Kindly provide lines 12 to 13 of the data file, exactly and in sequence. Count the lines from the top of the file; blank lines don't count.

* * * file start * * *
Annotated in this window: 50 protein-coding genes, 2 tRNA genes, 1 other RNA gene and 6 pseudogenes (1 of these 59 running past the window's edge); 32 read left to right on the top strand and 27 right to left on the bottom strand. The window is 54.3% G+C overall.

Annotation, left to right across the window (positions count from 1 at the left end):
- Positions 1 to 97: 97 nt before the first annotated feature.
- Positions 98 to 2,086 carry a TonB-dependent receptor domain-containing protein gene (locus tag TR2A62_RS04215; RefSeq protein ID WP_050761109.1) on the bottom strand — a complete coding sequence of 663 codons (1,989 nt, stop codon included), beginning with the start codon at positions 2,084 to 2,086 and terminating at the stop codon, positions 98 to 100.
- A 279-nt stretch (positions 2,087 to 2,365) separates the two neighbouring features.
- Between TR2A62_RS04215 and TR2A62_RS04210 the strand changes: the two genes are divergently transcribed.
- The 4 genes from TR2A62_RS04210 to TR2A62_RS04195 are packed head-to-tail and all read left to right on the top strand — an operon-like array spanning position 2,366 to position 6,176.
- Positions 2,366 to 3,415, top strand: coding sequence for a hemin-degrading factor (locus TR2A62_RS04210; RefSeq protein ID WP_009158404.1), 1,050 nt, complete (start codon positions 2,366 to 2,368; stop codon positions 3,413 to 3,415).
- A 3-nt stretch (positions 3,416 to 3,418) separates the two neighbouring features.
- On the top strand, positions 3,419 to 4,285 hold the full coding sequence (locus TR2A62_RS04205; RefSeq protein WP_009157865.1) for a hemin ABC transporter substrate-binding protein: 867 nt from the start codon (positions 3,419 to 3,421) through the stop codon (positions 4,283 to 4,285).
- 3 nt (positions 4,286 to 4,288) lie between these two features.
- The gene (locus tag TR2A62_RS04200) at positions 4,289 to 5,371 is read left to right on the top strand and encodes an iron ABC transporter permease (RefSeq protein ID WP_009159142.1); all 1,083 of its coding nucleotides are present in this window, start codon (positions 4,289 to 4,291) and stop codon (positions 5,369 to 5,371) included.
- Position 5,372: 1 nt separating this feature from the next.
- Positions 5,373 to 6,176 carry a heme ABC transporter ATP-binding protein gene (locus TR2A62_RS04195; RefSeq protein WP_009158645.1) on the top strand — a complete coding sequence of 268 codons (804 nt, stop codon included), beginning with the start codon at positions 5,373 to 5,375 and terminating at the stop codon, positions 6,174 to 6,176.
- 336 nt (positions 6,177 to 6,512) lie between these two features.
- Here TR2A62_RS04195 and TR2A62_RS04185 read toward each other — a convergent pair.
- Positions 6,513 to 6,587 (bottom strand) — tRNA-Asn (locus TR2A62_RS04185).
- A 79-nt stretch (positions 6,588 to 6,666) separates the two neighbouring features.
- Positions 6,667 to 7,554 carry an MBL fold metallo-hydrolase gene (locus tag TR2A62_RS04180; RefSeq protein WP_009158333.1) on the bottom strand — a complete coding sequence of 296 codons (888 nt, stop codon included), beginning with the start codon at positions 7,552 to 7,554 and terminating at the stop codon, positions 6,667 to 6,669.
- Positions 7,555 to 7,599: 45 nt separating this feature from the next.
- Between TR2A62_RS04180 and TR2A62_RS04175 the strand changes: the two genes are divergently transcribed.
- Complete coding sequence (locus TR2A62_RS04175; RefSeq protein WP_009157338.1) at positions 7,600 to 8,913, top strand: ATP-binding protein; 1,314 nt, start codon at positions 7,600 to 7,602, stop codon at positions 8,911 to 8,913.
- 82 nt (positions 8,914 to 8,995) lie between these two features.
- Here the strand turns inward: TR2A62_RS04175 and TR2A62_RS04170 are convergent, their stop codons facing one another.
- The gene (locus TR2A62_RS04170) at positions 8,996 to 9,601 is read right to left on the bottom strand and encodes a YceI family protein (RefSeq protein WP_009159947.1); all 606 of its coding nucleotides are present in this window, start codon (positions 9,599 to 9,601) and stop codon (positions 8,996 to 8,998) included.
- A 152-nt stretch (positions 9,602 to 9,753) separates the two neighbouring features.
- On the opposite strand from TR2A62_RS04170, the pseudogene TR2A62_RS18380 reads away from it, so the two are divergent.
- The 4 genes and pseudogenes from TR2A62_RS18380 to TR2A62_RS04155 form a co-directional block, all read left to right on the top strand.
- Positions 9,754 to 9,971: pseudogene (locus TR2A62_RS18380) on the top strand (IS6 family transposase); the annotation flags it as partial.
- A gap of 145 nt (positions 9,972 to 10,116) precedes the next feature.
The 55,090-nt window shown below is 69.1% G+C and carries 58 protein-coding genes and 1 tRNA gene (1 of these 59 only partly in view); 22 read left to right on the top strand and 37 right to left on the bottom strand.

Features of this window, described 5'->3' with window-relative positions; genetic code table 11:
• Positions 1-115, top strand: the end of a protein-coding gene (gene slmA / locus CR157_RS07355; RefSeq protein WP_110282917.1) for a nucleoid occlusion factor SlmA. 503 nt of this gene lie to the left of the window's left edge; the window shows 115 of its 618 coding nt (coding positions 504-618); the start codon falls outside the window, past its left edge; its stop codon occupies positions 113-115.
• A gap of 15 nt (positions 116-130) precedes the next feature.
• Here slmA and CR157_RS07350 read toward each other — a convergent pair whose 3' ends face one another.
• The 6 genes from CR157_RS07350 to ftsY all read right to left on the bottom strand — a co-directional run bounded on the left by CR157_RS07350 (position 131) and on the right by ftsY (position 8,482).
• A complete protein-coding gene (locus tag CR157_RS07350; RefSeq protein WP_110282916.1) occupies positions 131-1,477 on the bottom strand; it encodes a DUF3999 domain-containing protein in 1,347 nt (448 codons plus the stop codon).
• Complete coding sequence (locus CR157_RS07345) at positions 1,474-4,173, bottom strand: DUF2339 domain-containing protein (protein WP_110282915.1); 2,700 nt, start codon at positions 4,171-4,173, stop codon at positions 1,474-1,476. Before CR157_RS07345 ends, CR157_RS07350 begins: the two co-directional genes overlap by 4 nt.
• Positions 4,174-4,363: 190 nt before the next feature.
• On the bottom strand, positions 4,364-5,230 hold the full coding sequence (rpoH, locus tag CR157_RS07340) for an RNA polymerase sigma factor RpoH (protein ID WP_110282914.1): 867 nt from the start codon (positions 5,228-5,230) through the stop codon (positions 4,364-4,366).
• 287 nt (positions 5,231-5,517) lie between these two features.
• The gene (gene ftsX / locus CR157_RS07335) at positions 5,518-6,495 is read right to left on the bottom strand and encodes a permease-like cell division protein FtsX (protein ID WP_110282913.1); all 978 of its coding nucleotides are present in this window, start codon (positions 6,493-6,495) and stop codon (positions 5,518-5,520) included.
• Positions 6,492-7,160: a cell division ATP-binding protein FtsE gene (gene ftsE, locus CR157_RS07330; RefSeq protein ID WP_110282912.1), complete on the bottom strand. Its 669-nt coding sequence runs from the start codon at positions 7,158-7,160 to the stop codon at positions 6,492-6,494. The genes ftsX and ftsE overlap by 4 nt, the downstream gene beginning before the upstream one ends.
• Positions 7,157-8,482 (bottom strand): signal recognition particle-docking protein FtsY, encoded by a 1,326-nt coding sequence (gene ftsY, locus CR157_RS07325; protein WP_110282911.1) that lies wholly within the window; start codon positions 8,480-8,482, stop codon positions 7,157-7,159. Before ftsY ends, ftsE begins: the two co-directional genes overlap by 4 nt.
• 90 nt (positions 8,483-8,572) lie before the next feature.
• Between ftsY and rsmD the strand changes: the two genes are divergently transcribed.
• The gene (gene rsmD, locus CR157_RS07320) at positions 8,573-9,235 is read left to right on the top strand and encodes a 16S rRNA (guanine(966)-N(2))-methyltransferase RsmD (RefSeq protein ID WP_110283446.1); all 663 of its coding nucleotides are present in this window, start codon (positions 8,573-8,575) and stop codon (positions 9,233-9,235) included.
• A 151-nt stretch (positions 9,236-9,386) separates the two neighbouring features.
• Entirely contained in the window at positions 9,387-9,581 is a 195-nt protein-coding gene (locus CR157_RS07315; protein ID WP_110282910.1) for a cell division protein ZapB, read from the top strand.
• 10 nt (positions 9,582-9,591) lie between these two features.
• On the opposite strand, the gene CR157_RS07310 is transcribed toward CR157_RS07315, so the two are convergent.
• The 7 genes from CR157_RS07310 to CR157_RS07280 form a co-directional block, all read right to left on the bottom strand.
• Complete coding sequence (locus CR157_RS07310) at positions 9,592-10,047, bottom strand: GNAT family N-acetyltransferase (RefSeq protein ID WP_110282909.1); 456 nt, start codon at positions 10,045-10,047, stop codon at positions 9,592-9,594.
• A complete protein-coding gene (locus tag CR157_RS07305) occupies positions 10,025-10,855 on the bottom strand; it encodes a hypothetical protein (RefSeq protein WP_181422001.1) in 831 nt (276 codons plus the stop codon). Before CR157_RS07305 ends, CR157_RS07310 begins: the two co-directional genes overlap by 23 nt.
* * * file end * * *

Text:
- The gene (locus tag TR2A62_RS04200) at positions 4,289 to 5,371 is read left to right on the top strand and encodes an iron ABC transporter permease (RefSeq protein ID WP_009159142.1); all 1,083 of its coding nucleotides are present in this window, start codon (positions 4,289 to 4,291) and stop codon (positions 5,369 to 5,371) included.
- Position 5,372: 1 nt separating this feature from the next.